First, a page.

I Belong Here: A Journey Along the Backbone of Britain by Anita Sethi

Publisher: Bloomsbury
Publication Date: April 2021

As a female and someone who loves to run and walk in nature, I am incredibly interested in how other women view landscape and place. It feels as though the genre of nature and travel writing is a field dominated by male voices and so I was really excited to read a fresh perspective that felt like it could be closer to my own experience of being outdoors.

In some ways it was a similar experience. Sethi describes the warnings she receives from concerned individuals about a lone female travelling alone and the potential dangers she may encounter. I have encountered feelings of trepidation and nervousness about what I might encounter stepping off the beaten path. There is a moment in the book where she accepts a lift from a young man in a white transit van which made me feel an ominous foreboding; that in some way she was being unwise. I questioned this decision, an acceptance of a lift,  in a way that I would not have if it had been made by a man. And that is partly the point of the book: that all people should be entitled and be able to access the landscape and seek out these natural places without fear and trepidation of being hurt by others.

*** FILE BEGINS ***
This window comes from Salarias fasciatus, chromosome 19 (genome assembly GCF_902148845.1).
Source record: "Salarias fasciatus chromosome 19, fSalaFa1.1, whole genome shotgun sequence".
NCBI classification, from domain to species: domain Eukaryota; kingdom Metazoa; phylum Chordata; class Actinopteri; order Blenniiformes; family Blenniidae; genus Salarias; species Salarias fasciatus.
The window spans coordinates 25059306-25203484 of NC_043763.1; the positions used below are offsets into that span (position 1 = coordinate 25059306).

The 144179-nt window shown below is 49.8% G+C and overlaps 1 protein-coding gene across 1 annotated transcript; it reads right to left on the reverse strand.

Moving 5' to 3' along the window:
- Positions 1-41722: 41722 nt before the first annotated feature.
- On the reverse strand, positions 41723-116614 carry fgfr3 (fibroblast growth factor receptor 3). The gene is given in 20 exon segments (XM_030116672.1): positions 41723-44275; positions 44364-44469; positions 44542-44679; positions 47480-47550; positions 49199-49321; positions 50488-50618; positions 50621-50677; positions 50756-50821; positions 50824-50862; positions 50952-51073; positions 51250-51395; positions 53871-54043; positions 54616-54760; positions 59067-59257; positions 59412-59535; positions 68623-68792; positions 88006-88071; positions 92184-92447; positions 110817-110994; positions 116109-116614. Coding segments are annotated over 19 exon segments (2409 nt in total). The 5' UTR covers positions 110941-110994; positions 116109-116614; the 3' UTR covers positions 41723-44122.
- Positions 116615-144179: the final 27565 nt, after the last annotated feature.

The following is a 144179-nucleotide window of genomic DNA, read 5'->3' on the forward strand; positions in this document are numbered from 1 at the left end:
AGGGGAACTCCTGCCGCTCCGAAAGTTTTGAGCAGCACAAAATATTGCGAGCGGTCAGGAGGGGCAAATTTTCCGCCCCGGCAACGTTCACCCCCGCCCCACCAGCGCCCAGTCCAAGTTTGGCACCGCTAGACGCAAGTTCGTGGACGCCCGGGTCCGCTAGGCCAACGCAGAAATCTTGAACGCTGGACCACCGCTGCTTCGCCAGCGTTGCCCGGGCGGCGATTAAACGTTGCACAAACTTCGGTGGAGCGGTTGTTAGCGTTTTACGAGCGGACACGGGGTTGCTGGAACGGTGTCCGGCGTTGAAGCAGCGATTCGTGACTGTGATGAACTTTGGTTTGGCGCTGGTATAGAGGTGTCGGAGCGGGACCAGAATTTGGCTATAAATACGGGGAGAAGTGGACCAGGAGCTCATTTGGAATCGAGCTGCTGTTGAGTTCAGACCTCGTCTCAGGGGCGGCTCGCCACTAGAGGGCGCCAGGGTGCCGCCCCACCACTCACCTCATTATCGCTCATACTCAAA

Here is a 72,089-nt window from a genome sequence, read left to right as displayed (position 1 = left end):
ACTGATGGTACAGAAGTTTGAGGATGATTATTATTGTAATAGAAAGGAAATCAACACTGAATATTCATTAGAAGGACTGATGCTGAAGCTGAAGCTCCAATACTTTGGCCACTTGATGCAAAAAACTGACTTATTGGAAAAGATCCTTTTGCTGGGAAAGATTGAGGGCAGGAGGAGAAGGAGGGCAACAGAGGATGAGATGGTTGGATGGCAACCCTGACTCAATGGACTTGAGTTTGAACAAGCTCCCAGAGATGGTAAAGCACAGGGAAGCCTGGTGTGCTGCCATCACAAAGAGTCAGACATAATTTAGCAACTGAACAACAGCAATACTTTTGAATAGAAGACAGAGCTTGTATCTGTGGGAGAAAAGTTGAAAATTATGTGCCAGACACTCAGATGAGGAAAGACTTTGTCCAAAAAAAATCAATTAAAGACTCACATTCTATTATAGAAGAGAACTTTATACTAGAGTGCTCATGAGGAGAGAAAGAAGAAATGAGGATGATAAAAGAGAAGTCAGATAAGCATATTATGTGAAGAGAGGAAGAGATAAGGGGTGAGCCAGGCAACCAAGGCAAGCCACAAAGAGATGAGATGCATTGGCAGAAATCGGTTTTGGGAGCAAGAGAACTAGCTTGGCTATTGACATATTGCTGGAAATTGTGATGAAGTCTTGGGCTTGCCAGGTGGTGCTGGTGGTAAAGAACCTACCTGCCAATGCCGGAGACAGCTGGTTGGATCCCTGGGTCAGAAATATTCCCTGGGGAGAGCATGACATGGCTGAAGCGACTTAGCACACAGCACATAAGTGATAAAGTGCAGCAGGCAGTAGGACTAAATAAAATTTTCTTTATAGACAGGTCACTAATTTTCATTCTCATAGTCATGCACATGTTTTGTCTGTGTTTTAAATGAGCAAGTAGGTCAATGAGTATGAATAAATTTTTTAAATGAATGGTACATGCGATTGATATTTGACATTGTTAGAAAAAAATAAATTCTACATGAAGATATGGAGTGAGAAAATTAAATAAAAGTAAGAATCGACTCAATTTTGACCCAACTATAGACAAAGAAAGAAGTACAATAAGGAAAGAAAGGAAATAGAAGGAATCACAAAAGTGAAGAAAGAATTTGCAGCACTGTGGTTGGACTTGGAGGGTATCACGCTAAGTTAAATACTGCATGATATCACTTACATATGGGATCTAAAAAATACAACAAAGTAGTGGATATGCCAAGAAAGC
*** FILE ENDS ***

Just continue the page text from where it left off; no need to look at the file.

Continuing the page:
Anita Sethi’s bravery felt two fold however. Writing not just as a female, but as a female of colour documenting a history of navigating racial intolerance and abuse. Her journey across The Pennines was prompted due to being the victim of an atrocious hate crime that called into question her sense of belonging in a country of where she was both born and raised. The feeling of always wondering whether or not she would be accepted or the victim of racism when she steps out into the natural world is something that I myself as a white person have never had to experience. Sethi writes with a poignant honesty that is both knowledgeable and reflective, calling for the imperative need for awareness and change. She considers how landscape and nature have the ability to restore and generate hope. It struck me that despite all the adversity she had experienced, she was able to write with such redemptive power that it gave me hope. I was bereft when the book ended but felt encouraged about what our relationship with the natural world and each other might hold.


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